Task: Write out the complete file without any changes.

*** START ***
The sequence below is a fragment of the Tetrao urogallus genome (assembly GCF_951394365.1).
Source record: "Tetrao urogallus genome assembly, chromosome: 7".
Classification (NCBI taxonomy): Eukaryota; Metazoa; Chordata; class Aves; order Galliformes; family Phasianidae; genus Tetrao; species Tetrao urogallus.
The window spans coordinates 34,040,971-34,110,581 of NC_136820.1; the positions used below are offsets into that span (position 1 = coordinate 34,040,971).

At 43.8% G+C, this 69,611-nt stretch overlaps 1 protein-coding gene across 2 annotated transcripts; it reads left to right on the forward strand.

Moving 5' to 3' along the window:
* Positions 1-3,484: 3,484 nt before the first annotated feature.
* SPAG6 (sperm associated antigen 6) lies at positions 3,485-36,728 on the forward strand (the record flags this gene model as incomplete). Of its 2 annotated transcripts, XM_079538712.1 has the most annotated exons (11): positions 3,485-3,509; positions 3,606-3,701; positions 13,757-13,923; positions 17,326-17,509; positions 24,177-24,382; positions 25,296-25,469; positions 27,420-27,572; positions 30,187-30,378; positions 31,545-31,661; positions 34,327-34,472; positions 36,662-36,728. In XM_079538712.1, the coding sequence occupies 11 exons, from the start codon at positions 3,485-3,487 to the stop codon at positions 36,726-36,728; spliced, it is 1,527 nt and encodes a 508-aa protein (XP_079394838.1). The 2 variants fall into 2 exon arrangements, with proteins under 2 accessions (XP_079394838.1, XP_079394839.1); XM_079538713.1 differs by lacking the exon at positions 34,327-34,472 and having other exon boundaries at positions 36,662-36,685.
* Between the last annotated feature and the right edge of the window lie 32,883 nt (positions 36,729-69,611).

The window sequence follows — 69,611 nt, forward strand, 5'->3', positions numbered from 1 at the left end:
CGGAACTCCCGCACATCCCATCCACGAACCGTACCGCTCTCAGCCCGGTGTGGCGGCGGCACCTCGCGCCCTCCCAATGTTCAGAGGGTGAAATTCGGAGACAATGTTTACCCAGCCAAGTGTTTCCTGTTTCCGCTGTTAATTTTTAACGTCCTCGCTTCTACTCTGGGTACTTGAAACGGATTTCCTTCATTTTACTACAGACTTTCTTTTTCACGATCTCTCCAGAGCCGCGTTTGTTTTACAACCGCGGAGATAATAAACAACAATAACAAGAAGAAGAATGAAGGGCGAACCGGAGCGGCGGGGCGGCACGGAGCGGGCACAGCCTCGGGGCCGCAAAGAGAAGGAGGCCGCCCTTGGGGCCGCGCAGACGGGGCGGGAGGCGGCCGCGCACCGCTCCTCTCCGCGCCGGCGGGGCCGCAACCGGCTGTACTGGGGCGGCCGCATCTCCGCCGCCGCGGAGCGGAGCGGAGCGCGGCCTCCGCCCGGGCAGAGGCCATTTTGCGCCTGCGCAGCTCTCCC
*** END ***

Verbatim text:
The sequence below is a fragment of the Tetrao urogallus genome (assembly GCF_951394365.1).
Source record: "Tetrao urogallus genome assembly, chromosome: 7".
Classification (NCBI taxonomy): Eukaryota; Metazoa; Chordata; class Aves; order Galliformes; family Phasianidae; genus Tetrao; species Tetrao urogallus.
The window spans coordinates 34,040,971-34,110,581 of NC_136820.1; the positions used below are offsets into that span (position 1 = coordinate 34,040,971).

At 43.8% G+C, this 69,611-nt stretch overlaps 1 protein-coding gene across 2 annotated transcripts; it reads left to right on the forward strand.

Moving 5' to 3' along the window:
* Positions 1-3,484: 3,484 nt before the first annotated feature.
* SPAG6 (sperm associated antigen 6) lies at positions 3,485-36,728 on the forward strand (the record flags this gene model as incomplete). Of its 2 annotated transcripts, XM_079538712.1 has the most annotated exons (11): positions 3,485-3,509; positions 3,606-3,701; positions 13,757-13,923; positions 17,326-17,509; positions 24,177-24,382; positions 25,296-25,469; positions 27,420-27,572; positions 30,187-30,378; positions 31,545-31,661; positions 34,327-34,472; positions 36,662-36,728. In XM_079538712.1, the coding sequence occupies 11 exons, from the start codon at positions 3,485-3,487 to the stop codon at positions 36,726-36,728; spliced, it is 1,527 nt and encodes a 508-aa protein (XP_079394838.1). The 2 variants fall into 2 exon arrangements, with proteins under 2 accessions (XP_079394838.1, XP_079394839.1); XM_079538713.1 differs by lacking the exon at positions 34,327-34,472 and having other exon boundaries at positions 36,662-36,685.
* Between the last annotated feature and the right edge of the window lie 32,883 nt (positions 36,729-69,611).

The window sequence follows — 69,611 nt, forward strand, 5'->3', positions numbered from 1 at the left end:
CGGAACTCCCGCACATCCCATCCACGAACCGTACCGCTCTCAGCCCGGTGTGGCGGCGGCACCTCGCGCCCTCCCAATGTTCAGAGGGTGAAATTCGGAGACAATGTTTACCCAGCCAAGTGTTTCCTGTTTCCGCTGTTAATTTTTAACGTCCTCGCTTCTACTCTGGGTACTTGAAACGGATTTCCTTCATTTTACTACAGACTTTCTTTTTCACGATCTCTCCAGAGCCGCGTTTGTTTTACAACCGCGGAGATAATAAACAACAATAACAAGAAGAAGAATGAAGGGCGAACCGGAGCGGCGGGGCGGCACGGAGCGGGCACAGCCTCGGGGCCGCAAAGAGAAGGAGGCCGCCCTTGGGGCCGCGCAGACGGGGCGGGAGGCGGCCGCGCACCGCTCCTCTCCGCGCCGGCGGGGCCGCAACCGGCTGTACTGGGGCGGCCGCATCTCCGCCGCCGCGGAGCGGAGCGGAGCGCGGCCTCCGCCCGGGCAGAGGCCATTTTGCGCCTGCGCAGCTCTCCC